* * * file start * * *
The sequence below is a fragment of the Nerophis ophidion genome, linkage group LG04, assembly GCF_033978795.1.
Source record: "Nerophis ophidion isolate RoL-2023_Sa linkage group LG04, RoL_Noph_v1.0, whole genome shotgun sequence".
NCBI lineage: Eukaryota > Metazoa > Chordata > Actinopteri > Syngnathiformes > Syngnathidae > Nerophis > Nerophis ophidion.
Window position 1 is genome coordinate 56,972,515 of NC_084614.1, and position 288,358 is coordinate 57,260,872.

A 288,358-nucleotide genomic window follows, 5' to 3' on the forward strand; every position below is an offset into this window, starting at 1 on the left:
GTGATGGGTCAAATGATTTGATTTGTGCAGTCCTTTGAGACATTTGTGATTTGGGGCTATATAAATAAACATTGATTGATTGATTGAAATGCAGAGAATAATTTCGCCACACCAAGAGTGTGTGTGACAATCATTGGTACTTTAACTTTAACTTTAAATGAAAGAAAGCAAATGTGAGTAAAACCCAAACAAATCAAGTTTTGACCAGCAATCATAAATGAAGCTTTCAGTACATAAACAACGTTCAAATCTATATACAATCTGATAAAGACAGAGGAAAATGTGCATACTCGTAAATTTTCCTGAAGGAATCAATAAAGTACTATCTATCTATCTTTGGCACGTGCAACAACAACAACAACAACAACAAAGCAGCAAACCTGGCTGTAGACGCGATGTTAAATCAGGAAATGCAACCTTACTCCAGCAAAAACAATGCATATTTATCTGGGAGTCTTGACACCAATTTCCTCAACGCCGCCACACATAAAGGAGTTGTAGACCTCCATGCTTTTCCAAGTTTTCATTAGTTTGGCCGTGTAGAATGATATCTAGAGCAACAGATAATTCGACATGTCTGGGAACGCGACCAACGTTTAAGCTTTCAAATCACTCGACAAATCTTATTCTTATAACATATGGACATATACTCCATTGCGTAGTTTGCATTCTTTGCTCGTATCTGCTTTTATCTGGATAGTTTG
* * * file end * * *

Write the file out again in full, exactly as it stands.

The sequence below is a fragment of the Nerophis ophidion genome, linkage group LG04, assembly GCF_033978795.1.
Source record: "Nerophis ophidion isolate RoL-2023_Sa linkage group LG04, RoL_Noph_v1.0, whole genome shotgun sequence".
NCBI lineage: Eukaryota > Metazoa > Chordata > Actinopteri > Syngnathiformes > Syngnathidae > Nerophis > Nerophis ophidion.
Window position 1 is genome coordinate 56,972,515 of NC_084614.1, and position 288,358 is coordinate 57,260,872.

A 288,358-nucleotide genomic window follows, 5' to 3' on the forward strand; every position below is an offset into this window, starting at 1 on the left:
GTGATGGGTCAAATGATTTGATTTGTGCAGTCCTTTGAGACATTTGTGATTTGGGGCTATATAAATAAACATTGATTGATTGATTGAAATGCAGAGAATAATTTCGCCACACCAAGAGTGTGTGTGACAATCATTGGTACTTTAACTTTAACTTTAAATGAAAGAAAGCAAATGTGAGTAAAACCCAAACAAATCAAGTTTTGACCAGCAATCATAAATGAAGCTTTCAGTACATAAACAACGTTCAAATCTATATACAATCTGATAAAGACAGAGGAAAATGTGCATACTCGTAAATTTTCCTGAAGGAATCAATAAAGTACTATCTATCTATCTTTGGCACGTGCAACAACAACAACAACAACAACAAAGCAGCAAACCTGGCTGTAGACGCGATGTTAAATCAGGAAATGCAACCTTACTCCAGCAAAAACAATGCATATTTATCTGGGAGTCTTGACACCAATTTCCTCAACGCCGCCACACATAAAGGAGTTGTAGACCTCCATGCTTTTCCAAGTTTTCATTAGTTTGGCCGTGTAGAATGATATCTAGAGCAACAGATAATTCGACATGTCTGGGAACGCGACCAACGTTTAAGCTTTCAAATCACTCGACAAATCTTATTCTTATAACATATGGACATATACTCCATTGCGTAGTTTGCATTCTTTGCTCGTATCTGCTTTTATCTGGATAGTTTG